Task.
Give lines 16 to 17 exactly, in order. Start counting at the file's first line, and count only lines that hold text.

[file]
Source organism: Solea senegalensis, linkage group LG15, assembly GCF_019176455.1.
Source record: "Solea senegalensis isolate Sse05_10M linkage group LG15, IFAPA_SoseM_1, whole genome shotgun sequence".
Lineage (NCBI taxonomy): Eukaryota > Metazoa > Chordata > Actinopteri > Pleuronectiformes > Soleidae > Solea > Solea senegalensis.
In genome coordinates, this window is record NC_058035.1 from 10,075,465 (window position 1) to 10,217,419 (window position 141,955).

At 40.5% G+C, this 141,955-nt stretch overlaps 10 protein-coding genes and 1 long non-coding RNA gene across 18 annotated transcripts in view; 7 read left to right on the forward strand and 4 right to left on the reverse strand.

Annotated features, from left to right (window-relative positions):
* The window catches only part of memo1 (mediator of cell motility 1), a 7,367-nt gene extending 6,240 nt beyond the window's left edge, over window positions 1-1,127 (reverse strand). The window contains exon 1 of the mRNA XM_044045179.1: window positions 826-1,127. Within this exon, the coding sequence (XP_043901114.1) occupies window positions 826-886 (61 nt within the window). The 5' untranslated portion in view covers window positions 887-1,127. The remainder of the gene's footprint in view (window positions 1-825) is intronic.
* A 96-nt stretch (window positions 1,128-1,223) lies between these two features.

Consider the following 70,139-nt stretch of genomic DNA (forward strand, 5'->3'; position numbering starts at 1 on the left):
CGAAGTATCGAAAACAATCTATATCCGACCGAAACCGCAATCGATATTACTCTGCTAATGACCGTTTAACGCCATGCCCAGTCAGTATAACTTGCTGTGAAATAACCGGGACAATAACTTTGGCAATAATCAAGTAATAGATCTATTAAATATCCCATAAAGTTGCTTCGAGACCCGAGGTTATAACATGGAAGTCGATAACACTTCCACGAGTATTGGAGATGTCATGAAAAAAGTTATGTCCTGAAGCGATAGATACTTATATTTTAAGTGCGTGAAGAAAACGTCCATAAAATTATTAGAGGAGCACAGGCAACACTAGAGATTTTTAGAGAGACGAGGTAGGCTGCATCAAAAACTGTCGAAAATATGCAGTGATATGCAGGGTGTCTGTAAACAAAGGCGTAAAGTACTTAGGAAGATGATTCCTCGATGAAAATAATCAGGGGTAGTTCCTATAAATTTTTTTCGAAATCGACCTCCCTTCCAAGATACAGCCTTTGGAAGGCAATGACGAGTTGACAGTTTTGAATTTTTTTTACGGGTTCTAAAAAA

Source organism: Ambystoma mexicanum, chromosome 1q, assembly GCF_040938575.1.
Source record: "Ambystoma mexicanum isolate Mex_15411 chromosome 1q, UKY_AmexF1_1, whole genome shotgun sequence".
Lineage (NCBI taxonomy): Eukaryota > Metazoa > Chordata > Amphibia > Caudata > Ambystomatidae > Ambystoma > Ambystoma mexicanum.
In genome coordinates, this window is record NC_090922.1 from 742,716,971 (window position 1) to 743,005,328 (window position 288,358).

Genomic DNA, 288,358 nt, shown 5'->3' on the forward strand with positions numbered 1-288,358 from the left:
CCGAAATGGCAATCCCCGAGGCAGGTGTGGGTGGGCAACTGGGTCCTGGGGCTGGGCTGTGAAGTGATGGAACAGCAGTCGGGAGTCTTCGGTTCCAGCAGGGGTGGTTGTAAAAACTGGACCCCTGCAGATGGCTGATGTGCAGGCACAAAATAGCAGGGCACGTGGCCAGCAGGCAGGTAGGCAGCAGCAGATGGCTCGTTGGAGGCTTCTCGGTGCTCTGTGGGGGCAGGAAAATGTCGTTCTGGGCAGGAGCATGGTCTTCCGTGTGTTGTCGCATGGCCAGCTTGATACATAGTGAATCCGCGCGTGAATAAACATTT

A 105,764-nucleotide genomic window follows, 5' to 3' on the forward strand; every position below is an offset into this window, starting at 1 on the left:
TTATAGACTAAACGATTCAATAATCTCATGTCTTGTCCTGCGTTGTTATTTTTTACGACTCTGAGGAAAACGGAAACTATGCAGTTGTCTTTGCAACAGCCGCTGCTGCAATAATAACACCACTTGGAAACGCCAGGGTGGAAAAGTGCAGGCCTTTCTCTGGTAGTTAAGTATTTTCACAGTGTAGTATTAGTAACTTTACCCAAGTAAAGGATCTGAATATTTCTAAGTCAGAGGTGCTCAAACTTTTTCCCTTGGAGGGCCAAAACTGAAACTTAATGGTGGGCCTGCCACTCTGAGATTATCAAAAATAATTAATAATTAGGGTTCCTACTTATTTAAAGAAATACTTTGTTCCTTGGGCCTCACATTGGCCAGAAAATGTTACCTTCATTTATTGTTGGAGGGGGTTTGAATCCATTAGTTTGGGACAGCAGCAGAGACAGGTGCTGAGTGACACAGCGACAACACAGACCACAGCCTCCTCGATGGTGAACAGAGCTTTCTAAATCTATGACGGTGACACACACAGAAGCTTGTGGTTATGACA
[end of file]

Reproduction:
CCGAAATGGCAATCCCCGAGGCAGGTGTGGGTGGGCAACTGGGTCCTGGGGCTGGGCTGTGAAGTGATGGAACAGCAGTCGGGAGTCTTCGGTTCCAGCAGGGGTGGTTGTAAAAACTGGACCCCTGCAGATGGCTGATGTGCAGGCACAAAATAGCAGGGCACGTGGCCAGCAGGCAGGTAGGCAGCAGCAGATGGCTCGTTGGAGGCTTCTCGGTGCTCTGTGGGGGCAGGAAAATGTCGTTCTGGGCAGGAGCATGGTCTTCCGTGTGTTGTCGCATGGCCAGCTTGATACATAGTGAATCCGCGCGTGAATAAACATTT

A 105,764-nucleotide genomic window follows, 5' to 3' on the forward strand; every position below is an offset into this window, starting at 1 on the left: